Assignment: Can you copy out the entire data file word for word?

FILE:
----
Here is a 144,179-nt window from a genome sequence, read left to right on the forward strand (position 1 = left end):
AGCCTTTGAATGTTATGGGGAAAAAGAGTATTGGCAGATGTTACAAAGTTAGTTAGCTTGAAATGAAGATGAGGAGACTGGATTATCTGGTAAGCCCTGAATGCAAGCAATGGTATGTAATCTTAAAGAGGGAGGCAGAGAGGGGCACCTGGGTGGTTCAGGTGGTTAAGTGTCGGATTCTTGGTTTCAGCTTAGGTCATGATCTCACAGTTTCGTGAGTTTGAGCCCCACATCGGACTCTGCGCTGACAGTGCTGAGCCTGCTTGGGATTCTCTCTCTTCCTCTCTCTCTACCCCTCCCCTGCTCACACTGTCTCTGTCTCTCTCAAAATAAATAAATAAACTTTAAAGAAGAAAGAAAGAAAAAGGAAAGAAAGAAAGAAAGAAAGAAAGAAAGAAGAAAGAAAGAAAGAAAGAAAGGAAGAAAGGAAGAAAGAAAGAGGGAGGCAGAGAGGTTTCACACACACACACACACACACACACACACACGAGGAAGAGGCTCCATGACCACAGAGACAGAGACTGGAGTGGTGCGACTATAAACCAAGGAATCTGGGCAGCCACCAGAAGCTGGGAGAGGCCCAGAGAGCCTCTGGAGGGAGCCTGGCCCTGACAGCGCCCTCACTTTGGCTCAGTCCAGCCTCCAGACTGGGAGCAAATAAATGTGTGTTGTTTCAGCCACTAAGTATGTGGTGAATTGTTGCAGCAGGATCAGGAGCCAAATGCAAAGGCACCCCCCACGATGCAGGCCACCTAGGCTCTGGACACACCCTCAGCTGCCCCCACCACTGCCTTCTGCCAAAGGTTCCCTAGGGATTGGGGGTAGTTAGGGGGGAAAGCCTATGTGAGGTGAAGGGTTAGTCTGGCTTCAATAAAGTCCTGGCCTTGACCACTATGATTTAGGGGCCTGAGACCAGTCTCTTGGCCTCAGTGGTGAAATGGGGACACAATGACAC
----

Here is a 144,179-nt window from a genome sequence, read left to right on the forward strand (position 1 = left end):
AGCCTTTGAATGTTATGGGGAAAAAGAGTATTGGCAGATGTTACAAAGTTAGTTAGCTTGAAATGAAGATGAGGAGACTGGATTATCTGGTAAGCCCTGAATGCAAGCAATGGTATGTAATCTTAAAGAGGGAGGCAGAGAGGGGCACCTGGGTGGTTCAGGTGGTTAAGTGTCGGATTCTTGGTTTCAGCTTAGGTCATGATCTCACAGTTTCGTGAGTTTGAGCCCCACATCGGACTCTGCGCTGACAGTGCTGAGCCTGCTTGGGATTCTCTCTCTTCCTCTCTCTCTACCCCTCCCCTGCTCACACTGTCTCTGTCTCTCTCAAAATAAATAAATAAACTTTAAAGAAGAAAGAAAGAAAAAGGAAAGAAAGAAAGAAAGAAAGAAAGAAAGAAGAAAGAAAGAAAGAAAGAAAGGAAGAAAGGAAGAAAGAAAGAGGGAGGCAGAGAGGTTTCACACACACACACACACACACACACACACACGAGGAAGAGGCTCCATGACCACAGAGACAGAGACTGGAGTGGTGCGACTATAAACCAAGGAATCTGGGCAGCCACCAGAAGCTGGGAGAGGCCCAGAGAGCCTCTGGAGGGAGCCTGGCCCTGACAGCGCCCTCACTTTGGCTCAGTCCAGCCTCCAGACTGGGAGCAAATAAATGTGTGTTGTTTCAGCCACTAAGTATGTGGTGAATTGTTGCAGCAGGATCAGGAGCCAAATGCAAAGGCACCCCCCACGATGCAGGCCACCTAGGCTCTGGACACACCCTCAGCTGCCCCCACCACTGCCTTCTGCCAAAGGTTCCCTAGGGATTGGGGGTAGTTAGGGGGGAAAGCCTATGTGAGGTGAAGGGTTAGTCTGGCTTCAATAAAGTCCTGGCCTTGACCACTATGATTTAGGGGCCTGAGACCAGTCTCTTGGCCTCAGTGGTGAAATGGGGACACAATGACAC